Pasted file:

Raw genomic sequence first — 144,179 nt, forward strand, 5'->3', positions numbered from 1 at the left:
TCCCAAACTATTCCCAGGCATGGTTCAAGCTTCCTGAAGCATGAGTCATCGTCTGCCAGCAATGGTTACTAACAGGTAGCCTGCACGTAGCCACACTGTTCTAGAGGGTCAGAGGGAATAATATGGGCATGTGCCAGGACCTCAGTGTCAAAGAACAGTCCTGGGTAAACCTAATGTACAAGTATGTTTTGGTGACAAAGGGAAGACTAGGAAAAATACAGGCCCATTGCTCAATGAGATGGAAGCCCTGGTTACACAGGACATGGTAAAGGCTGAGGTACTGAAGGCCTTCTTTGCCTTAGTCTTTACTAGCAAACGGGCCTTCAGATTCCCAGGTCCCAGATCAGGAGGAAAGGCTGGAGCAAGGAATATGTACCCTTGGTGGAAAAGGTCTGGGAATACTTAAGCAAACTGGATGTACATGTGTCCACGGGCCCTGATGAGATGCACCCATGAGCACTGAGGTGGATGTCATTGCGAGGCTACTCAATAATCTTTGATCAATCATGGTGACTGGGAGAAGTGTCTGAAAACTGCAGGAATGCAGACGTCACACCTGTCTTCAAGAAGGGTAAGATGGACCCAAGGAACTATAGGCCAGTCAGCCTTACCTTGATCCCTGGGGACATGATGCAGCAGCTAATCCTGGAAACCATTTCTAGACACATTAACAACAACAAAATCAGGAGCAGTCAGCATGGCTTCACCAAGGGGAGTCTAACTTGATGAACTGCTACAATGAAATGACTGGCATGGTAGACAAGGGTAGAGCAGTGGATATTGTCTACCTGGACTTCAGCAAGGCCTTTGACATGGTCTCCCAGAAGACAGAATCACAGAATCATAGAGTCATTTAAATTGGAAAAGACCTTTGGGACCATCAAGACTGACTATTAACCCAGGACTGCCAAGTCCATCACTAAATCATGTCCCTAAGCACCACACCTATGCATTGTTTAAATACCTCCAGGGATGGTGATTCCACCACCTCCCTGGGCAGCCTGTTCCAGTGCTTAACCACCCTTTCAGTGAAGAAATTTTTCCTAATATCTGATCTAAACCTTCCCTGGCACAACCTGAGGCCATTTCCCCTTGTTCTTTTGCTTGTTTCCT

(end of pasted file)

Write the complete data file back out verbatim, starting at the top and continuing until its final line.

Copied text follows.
Raw genomic sequence first — 144,179 nt, forward strand, 5'->3', positions numbered from 1 at the left:
TCCCAAACTATTCCCAGGCATGGTTCAAGCTTCCTGAAGCATGAGTCATCGTCTGCCAGCAATGGTTACTAACAGGTAGCCTGCACGTAGCCACACTGTTCTAGAGGGTCAGAGGGAATAATATGGGCATGTGCCAGGACCTCAGTGTCAAAGAACAGTCCTGGGTAAACCTAATGTACAAGTATGTTTTGGTGACAAAGGGAAGACTAGGAAAAATACAGGCCCATTGCTCAATGAGATGGAAGCCCTGGTTACACAGGACATGGTAAAGGCTGAGGTACTGAAGGCCTTCTTTGCCTTAGTCTTTACTAGCAAACGGGCCTTCAGATTCCCAGGTCCCAGATCAGGAGGAAAGGCTGGAGCAAGGAATATGTACCCTTGGTGGAAAAGGTCTGGGAATACTTAAGCAAACTGGATGTACATGTGTCCACGGGCCCTGATGAGATGCACCCATGAGCACTGAGGTGGATGTCATTGCGAGGCTACTCAATAATCTTTGATCAATCATGGTGACTGGGAGAAGTGTCTGAAAACTGCAGGAATGCAGACGTCACACCTGTCTTCAAGAAGGGTAAGATGGACCCAAGGAACTATAGGCCAGTCAGCCTTACCTTGATCCCTGGGGACATGATGCAGCAGCTAATCCTGGAAACCATTTCTAGACACATTAACAACAACAAAATCAGGAGCAGTCAGCATGGCTTCACCAAGGGGAGTCTAACTTGATGAACTGCTACAATGAAATGACTGGCATGGTAGACAAGGGTAGAGCAGTGGATATTGTCTACCTGGACTTCAGCAAGGCCTTTGACATGGTCTCCCAGAAGACAGAATCACAGAATCATAGAGTCATTTAAATTGGAAAAGACCTTTGGGACCATCAAGACTGACTATTAACCCAGGACTGCCAAGTCCATCACTAAATCATGTCCCTAAGCACCACACCTATGCATTGTTTAAATACCTCCAGGGATGGTGATTCCACCACCTCCCTGGGCAGCCTGTTCCAGTGCTTAACCACCCTTTCAGTGAAGAAATTTTTCCTAATATCTGATCTAAACCTTCCCTGGCACAACCTGAGGCCATTTCCCCTTGTTCTTTTGCTTGTTTCCT